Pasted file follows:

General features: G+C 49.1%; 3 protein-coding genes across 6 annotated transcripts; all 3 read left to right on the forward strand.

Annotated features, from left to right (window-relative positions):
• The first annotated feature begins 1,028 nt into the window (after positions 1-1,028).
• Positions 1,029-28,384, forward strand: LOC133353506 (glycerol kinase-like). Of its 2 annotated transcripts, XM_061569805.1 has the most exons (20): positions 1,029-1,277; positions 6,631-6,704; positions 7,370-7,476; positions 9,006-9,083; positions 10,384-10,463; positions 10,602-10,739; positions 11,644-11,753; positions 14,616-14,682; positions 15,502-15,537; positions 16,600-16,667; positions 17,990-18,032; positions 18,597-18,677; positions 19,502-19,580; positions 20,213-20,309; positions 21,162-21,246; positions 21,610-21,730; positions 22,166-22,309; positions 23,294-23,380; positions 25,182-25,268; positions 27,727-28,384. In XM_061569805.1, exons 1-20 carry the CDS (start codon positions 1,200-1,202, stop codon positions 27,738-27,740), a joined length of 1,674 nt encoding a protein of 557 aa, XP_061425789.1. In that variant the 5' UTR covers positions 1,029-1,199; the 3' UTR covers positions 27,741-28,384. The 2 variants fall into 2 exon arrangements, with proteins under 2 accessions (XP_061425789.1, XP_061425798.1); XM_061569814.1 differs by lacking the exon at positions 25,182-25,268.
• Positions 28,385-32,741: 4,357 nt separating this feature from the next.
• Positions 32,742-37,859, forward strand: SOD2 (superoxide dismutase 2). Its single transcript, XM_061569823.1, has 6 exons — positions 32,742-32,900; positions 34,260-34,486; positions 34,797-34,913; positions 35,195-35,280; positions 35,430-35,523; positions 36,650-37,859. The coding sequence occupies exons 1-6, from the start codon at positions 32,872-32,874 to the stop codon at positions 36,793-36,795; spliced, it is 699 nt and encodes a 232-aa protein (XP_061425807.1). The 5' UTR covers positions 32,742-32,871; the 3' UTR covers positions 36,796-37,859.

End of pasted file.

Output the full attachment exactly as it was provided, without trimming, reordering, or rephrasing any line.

General features: G+C 49.1%; 3 protein-coding genes across 6 annotated transcripts; all 3 read left to right on the forward strand.

Annotated features, from left to right (window-relative positions):
• The first annotated feature begins 1,028 nt into the window (after positions 1-1,028).
• Positions 1,029-28,384, forward strand: LOC133353506 (glycerol kinase-like). Of its 2 annotated transcripts, XM_061569805.1 has the most exons (20): positions 1,029-1,277; positions 6,631-6,704; positions 7,370-7,476; positions 9,006-9,083; positions 10,384-10,463; positions 10,602-10,739; positions 11,644-11,753; positions 14,616-14,682; positions 15,502-15,537; positions 16,600-16,667; positions 17,990-18,032; positions 18,597-18,677; positions 19,502-19,580; positions 20,213-20,309; positions 21,162-21,246; positions 21,610-21,730; positions 22,166-22,309; positions 23,294-23,380; positions 25,182-25,268; positions 27,727-28,384. In XM_061569805.1, exons 1-20 carry the CDS (start codon positions 1,200-1,202, stop codon positions 27,738-27,740), a joined length of 1,674 nt encoding a protein of 557 aa, XP_061425789.1. In that variant the 5' UTR covers positions 1,029-1,199; the 3' UTR covers positions 27,741-28,384. The 2 variants fall into 2 exon arrangements, with proteins under 2 accessions (XP_061425789.1, XP_061425798.1); XM_061569814.1 differs by lacking the exon at positions 25,182-25,268.
• Positions 28,385-32,741: 4,357 nt separating this feature from the next.
• Positions 32,742-37,859, forward strand: SOD2 (superoxide dismutase 2). Its single transcript, XM_061569823.1, has 6 exons — positions 32,742-32,900; positions 34,260-34,486; positions 34,797-34,913; positions 35,195-35,280; positions 35,430-35,523; positions 36,650-37,859. The coding sequence occupies exons 1-6, from the start codon at positions 32,872-32,874 to the stop codon at positions 36,793-36,795; spliced, it is 699 nt and encodes a 232-aa protein (XP_061425807.1). The 5' UTR covers positions 32,742-32,871; the 3' UTR covers positions 36,796-37,859.